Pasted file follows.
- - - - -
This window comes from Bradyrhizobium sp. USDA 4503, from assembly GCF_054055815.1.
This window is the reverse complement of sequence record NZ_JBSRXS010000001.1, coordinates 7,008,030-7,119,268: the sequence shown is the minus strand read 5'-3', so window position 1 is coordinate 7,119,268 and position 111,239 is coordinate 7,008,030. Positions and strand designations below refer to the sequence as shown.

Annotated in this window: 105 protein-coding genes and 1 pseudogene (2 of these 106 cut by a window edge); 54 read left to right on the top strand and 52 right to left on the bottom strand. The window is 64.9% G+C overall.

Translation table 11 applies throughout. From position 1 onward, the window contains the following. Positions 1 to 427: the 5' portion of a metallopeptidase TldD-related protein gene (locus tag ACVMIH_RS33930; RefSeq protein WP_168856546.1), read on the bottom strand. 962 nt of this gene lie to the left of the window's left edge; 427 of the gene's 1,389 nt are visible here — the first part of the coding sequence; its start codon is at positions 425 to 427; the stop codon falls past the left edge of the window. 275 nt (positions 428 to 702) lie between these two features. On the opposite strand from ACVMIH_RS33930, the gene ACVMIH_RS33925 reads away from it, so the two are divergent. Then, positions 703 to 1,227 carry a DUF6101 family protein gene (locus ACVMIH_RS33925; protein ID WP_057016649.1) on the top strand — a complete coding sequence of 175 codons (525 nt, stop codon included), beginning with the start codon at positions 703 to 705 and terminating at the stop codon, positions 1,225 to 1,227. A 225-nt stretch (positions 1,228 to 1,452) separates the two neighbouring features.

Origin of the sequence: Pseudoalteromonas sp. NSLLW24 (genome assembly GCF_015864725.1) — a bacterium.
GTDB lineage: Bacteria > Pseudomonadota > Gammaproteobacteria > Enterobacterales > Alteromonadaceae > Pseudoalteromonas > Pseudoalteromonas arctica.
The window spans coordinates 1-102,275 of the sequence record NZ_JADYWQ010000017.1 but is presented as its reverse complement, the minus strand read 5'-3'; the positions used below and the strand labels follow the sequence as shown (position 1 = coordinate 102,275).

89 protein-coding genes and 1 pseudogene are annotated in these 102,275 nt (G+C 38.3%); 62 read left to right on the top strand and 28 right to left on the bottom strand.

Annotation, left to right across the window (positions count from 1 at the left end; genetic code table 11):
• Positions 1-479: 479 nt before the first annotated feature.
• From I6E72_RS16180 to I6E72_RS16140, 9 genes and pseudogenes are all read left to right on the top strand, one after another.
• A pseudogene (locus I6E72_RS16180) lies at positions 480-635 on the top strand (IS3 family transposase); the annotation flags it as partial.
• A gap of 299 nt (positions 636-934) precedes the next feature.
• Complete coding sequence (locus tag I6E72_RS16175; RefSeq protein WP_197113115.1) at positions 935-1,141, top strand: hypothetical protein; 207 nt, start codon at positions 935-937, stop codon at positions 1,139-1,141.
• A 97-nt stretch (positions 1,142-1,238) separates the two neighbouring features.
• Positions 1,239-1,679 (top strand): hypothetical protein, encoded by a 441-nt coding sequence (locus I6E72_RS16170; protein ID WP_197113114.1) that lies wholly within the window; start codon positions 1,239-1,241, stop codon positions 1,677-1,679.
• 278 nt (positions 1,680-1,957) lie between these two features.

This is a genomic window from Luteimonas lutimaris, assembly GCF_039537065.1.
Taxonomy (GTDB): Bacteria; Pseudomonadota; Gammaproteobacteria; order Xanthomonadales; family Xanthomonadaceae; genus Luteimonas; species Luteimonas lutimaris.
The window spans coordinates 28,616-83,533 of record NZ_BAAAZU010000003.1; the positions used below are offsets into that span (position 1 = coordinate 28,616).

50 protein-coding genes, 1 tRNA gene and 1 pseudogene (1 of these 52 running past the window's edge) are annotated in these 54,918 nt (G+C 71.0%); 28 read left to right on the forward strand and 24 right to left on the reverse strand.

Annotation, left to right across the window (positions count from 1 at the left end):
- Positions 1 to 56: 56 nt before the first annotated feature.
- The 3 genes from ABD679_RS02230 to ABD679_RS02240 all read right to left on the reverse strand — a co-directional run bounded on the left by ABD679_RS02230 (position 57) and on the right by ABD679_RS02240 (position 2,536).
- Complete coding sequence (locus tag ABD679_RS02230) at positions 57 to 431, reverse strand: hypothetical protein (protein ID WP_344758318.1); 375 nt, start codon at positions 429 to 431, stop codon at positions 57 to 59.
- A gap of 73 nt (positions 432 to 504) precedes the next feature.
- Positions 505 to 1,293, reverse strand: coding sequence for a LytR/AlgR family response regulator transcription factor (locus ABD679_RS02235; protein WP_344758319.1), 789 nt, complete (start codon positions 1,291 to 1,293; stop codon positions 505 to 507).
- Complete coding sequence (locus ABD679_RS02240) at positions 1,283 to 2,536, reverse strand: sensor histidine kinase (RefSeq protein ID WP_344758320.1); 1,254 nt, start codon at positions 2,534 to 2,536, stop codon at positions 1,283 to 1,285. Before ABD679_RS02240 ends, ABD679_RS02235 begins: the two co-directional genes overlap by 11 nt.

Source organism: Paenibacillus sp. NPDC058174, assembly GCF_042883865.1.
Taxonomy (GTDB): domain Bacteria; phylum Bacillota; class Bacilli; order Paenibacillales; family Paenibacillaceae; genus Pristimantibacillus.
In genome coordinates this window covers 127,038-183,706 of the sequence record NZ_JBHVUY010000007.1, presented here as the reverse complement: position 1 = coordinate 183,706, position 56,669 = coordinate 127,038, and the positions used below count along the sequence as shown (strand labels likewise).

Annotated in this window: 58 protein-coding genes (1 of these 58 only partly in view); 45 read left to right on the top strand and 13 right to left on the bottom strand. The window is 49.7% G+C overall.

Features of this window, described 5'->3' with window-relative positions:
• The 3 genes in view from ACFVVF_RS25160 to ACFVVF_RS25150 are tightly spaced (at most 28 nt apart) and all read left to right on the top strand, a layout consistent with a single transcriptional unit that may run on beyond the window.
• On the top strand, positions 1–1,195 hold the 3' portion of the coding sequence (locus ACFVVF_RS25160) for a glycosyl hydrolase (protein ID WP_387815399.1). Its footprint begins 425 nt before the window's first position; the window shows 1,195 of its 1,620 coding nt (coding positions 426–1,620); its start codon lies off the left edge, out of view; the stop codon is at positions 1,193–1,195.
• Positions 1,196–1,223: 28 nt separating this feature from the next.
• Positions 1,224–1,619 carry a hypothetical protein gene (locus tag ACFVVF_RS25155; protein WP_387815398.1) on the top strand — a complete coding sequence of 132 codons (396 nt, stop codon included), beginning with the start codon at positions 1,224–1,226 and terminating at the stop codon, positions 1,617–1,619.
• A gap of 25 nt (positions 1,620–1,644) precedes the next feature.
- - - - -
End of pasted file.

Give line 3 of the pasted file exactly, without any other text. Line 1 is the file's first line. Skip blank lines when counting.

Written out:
Annotated in this window: 105 protein-coding genes and 1 pseudogene (2 of these 106 cut by a window edge); 54 read left to right on the top strand and 52 right to left on the bottom strand. The window is 64.9% G+C overall.